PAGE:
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UT AUSTIN: A REVIEW

The flagship school of Texas, is it too obvious a choice?

Ingrid Alberding, College Corner Section Editor

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I had the opportunity to visit the University of Texas at Austin this fall, and at first glance it is a daunting school. Located in the state capital, it has over 50,000 students and innumerable student organizations such as Greek life, sports, clubs, etc. It’s also the top public higher educational institution in Texas according to multiple independent review sites. As a public school, if you are in the top 7% of your graduating class you are automatically accepted, however that does not guarantee that you will be accepted into your desired program. Certain schools, like those of Business and Engineering, are very competitive. Thus, it’s preferable to have an SAT over 1300 or an ACT over 27 if you aren’t eligible for automatic admission. Speaking with the Director of Admissions at the College of Liberal Arts, the school within the university dedicated to humanities, she espouses a very common opinion within the UT Austin. Yes, the school is big. Very big. One of the biggest in the country, in fact. But the school feels smaller because often a student finds their “niche”, whether it be in one of the numerable prestigious honors programs or in their major or residence hall. Not to mention, as many of you know, Austin affords many an opportunity for an individual, filled as is it with start-up companies, up-and-coming musical groups, and hipster restaurants. The “San Francisco of Texas”, Austin is a liberal citadel and a haven for some intellectuals with the academic environment the University creates.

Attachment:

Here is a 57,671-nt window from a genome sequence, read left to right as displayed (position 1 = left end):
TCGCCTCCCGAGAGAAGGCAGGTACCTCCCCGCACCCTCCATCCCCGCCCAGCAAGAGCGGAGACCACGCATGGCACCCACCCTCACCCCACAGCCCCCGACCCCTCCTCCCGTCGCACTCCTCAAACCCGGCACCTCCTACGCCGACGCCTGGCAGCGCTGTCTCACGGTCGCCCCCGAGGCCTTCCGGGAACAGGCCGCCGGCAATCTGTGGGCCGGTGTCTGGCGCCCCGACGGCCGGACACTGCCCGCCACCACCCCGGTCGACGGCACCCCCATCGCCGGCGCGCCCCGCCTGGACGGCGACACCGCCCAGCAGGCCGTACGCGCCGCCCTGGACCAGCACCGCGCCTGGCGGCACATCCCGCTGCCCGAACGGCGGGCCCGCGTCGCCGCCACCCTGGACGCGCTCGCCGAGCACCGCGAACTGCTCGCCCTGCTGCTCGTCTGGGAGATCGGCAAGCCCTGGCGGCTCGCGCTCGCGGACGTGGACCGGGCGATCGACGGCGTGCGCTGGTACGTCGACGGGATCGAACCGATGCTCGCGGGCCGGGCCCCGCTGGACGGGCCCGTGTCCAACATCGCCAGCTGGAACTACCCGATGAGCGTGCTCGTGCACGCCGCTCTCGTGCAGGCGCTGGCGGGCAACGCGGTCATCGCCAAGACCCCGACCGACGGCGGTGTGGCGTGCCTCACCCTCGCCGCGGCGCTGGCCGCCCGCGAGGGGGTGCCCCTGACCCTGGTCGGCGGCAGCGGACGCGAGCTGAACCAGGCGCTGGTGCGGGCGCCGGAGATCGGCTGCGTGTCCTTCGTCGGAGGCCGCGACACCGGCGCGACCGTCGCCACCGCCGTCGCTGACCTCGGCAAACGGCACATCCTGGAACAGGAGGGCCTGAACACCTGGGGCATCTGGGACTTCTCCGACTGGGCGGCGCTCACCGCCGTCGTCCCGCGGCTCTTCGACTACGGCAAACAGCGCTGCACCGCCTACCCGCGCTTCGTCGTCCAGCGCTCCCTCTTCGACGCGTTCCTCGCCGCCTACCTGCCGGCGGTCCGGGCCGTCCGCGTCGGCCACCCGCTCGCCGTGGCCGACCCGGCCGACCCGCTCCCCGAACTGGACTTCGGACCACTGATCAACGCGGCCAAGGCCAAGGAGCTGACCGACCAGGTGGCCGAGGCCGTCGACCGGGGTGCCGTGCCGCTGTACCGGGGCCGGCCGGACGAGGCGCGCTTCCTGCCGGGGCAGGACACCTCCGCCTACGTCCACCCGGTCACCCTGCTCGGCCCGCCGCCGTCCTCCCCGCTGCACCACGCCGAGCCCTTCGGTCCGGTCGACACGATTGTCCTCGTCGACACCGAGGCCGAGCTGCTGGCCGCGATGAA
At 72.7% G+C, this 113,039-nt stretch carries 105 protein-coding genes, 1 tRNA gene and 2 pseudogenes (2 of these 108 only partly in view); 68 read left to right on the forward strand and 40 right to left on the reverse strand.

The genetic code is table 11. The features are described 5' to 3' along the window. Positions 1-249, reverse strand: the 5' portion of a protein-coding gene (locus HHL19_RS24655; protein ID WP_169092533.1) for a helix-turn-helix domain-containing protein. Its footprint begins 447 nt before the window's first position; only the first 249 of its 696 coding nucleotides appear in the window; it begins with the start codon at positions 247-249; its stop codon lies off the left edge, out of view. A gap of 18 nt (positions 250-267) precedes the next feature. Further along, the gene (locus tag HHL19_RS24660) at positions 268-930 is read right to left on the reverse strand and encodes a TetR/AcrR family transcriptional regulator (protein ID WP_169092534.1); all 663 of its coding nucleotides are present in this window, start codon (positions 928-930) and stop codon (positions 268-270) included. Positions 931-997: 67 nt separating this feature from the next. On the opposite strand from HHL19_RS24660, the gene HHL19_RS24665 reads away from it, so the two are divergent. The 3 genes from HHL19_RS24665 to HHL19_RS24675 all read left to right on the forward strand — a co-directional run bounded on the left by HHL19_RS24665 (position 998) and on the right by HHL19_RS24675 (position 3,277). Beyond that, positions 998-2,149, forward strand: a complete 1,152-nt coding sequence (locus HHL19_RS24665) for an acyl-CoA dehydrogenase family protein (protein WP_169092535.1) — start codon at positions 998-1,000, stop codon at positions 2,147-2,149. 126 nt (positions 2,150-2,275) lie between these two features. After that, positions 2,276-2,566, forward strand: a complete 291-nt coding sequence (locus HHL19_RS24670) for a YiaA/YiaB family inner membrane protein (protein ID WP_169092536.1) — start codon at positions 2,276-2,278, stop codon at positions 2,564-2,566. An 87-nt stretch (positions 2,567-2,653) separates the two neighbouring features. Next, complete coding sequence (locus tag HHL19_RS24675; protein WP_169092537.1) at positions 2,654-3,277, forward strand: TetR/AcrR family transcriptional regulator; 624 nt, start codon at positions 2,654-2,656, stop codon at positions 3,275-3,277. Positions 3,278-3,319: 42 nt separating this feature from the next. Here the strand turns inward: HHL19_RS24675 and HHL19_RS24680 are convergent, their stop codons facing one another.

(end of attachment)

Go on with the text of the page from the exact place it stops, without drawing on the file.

Overall, the school left a very positive impression on me. If you are a senior at iUniversity Prep and considering schools in Texas, you should definitely take a look at UT Austin. It truly offers something for every kind of person. Whether you are glued to ESPN or the History Channel, you’ll find places and people you truly feel comfortable with. While the size is somewhat anxiety-inducing initially, there are pitfalls and virtues in it which should be considered in their respective propensities.

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UT AUSTIN: A REVIEW